A commission to audit the Greek debt (with citizens’ participation) would make it possible to accurately identify irregularities in the way those debts were contracted, beginning with the debt owed to the Troika (IMF, European Union, European Central Bank) which amounts to about 80% of the total debt in the wake of its bailing out private banks in 2010 and 2012. Indeed loans granted to Greece by the Troika from 2010 were largely intended to pay creditors, mainly French and German banks that half of all Greek debt securities before the Troika stepped in.

A number of irregularities attached to this intervention shed doubt on the validity of debt commitments that are so close to the hearts of Herr Junker and Mme Lagarde.

The Troika’s memoranda infringe a number of basic rights

The Troika is guilty of law abuse, to start with. As pointed out by the UN Independent Expert on the effects of foreign debt and human rights in 2012, private companies and creditors must ‘ensure that compliance with the commitments derived from foreign debt would not undermine the obligations for the realization of fundamental economic, social and cultural rights, as provided for in the international human rights instruments. [5] Now the Troika did profit from Greece’s financial distress to enforce austerity policies (memoranda) in exchange for the loans.

Moreover these austerity measures are illegal in the context of Greek national law but also of European and international law. In a report commissioned by the Vienna Chamber of Labour [6], lawyer Andreas Fischer-Lescano convincingly argues that the Troika’s Memoranda encroach on a number of human rights such as the rights to health care, education, housing, social security, a decent wage, private property but also freedom of association and of collective negotiation. These various rights are indeed protected by several legal agreements and conventions that are binding not only for States but for European and international institutions such as those of which the Troika consists.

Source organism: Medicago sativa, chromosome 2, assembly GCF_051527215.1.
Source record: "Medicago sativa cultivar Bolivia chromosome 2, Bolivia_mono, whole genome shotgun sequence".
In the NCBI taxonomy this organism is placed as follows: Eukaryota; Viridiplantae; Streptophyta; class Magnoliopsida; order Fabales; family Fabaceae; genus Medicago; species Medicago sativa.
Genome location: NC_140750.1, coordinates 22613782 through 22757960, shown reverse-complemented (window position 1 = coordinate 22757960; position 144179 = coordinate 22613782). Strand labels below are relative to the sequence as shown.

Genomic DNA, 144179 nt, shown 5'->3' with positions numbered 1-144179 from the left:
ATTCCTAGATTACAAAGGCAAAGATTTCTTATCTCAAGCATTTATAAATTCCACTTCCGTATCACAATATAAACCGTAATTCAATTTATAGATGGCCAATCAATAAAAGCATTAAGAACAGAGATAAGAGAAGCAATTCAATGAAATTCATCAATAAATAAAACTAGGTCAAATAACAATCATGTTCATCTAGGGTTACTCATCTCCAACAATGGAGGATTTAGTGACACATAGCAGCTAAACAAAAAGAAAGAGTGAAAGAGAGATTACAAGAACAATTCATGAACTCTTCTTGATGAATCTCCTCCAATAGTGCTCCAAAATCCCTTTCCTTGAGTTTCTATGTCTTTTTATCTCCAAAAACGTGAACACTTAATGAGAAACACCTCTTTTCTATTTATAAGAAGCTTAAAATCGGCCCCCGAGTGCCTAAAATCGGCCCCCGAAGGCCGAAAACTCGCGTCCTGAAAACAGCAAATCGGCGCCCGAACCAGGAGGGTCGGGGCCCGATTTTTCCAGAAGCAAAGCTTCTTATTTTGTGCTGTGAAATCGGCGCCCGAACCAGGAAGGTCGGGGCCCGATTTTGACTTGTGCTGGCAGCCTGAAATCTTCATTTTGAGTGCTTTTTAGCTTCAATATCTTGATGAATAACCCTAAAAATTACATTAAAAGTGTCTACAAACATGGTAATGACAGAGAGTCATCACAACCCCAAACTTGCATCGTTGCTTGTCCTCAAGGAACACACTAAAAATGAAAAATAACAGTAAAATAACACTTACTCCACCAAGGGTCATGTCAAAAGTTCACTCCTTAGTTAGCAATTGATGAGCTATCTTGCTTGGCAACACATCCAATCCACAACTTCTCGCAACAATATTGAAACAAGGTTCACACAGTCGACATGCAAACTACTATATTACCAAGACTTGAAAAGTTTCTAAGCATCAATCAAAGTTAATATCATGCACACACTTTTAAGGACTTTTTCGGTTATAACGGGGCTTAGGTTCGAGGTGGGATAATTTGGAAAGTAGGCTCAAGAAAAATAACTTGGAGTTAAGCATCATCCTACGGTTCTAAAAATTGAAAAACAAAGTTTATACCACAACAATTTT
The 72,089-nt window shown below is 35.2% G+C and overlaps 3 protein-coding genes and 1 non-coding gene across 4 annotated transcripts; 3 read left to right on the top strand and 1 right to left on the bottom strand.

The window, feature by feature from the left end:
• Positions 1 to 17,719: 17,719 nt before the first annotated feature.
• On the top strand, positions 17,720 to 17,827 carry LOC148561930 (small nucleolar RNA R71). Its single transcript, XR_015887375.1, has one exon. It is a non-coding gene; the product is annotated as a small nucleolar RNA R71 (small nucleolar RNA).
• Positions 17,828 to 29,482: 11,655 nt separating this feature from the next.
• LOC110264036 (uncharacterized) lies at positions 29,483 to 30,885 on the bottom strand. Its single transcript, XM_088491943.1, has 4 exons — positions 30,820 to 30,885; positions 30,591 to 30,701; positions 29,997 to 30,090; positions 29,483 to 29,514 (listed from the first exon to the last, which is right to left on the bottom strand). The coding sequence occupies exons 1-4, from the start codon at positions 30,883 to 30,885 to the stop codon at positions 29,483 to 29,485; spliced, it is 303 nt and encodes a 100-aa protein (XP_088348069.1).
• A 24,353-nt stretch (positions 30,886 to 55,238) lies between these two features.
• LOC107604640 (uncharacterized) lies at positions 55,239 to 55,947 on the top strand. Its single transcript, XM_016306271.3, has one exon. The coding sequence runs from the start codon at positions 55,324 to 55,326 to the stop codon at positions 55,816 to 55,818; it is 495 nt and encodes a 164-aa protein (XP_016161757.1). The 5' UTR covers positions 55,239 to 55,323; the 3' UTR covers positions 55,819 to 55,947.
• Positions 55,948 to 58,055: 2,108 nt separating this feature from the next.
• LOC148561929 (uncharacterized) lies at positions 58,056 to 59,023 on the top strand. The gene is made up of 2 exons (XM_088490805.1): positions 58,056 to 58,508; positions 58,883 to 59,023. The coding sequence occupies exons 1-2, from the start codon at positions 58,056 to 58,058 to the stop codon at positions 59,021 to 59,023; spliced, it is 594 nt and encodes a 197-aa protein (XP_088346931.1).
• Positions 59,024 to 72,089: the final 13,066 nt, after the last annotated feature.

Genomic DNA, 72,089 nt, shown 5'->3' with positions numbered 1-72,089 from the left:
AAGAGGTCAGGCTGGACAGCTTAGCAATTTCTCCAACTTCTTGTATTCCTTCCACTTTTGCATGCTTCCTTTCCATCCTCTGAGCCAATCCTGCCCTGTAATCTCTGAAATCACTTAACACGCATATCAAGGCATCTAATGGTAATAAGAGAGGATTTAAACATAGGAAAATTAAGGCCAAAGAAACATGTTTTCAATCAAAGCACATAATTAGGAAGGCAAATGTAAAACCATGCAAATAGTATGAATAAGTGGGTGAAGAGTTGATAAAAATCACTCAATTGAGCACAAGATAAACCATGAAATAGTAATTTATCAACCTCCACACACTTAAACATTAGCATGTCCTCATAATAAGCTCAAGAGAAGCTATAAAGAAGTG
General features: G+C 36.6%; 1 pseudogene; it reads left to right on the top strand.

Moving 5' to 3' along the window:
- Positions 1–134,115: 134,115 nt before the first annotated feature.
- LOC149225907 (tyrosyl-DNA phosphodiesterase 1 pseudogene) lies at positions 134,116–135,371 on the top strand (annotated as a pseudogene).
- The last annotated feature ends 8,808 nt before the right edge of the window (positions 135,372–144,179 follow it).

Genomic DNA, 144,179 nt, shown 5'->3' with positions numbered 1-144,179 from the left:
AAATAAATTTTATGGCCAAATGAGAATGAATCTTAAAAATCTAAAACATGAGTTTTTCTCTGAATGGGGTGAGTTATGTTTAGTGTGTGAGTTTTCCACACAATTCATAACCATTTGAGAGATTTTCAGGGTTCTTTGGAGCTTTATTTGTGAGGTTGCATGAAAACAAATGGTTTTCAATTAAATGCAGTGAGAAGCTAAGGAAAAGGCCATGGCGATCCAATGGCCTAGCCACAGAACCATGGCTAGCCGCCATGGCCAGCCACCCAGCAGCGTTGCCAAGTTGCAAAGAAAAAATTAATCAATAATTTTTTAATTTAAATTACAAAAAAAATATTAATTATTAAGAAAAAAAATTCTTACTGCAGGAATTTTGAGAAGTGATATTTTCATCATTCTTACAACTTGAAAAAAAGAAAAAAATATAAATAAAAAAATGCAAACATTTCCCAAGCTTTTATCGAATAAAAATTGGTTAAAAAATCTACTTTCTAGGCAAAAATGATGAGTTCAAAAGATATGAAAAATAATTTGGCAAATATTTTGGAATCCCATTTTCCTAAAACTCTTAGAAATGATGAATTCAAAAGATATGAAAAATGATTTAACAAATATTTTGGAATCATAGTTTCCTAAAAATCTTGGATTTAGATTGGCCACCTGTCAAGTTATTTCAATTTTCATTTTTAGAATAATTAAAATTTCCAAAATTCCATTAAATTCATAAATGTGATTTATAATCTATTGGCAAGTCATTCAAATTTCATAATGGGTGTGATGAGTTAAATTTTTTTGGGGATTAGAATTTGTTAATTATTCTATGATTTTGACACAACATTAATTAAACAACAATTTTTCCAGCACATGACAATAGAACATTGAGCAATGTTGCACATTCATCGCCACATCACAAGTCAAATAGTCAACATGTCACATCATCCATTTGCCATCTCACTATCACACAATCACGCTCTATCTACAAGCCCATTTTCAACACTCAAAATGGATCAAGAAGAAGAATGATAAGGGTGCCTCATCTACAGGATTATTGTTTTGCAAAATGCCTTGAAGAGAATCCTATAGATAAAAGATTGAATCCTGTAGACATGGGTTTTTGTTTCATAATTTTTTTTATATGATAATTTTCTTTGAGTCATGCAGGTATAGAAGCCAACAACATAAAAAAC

The validity of the memoranda and of the loans they are attached to is also questioned by the fact that according to European treaties the Troika is not competent to take any measure that affect the right to strike and to form associations, the right to proper health care and education, or the way wages and salaries are negotiated. Finally leaving the European Parliament out in the drafting and signature of the memoranda encroaches on the principle of separation of powers that is protected by European treaties.

Those various legal encroachments allow Greece to repudiate its commitments to implement austerity measures and to repay its debt to the Troika.

They also highlight the gap between the IMF’s and European Commission’s own commitments and what is actually happening. In this respect, Mme Lagarde should perhaps check the first article of the IMF’s statutes which says that one of the purposes of the institution is to contribute to the promotion and maintenance of high levels of employment and real income and to the development of the productive resources of all members. [7]

Footnotes :

[1Robert Howse, “The concept of odious debt in public international law”,UNCTAD, July 2007,

[2South African Government, Secretariat Survey, paragraph 94, quoted in The International Law Commission’s Draft Articles on State Responsibility (Part 1, Articles 1-35, Volume 1) United Nations. International Law Commission (Martinus Nijhoff, 1991, pp. 353-4).

[3Eduardo Levy-Yeyati and Ugo Panizza, The Elusive Cost of Sovereign Default (2006), p.3.

[4Herman, Barry; Ocampo, José Antonio; Spiegel, Shari, Overcoming Developing Country Debt Crises (OUP, 2010, p. 49)

[5Cephas Lumina, Guiding Principles on foreign Debt and Human Rights, Paragraph 9

[6Human Rights in Times of Austerity Policy, report published on 17 February 2014,

Renaud Vivien

member of CADTM Belgium, member of the Truth Commission on Public Debt.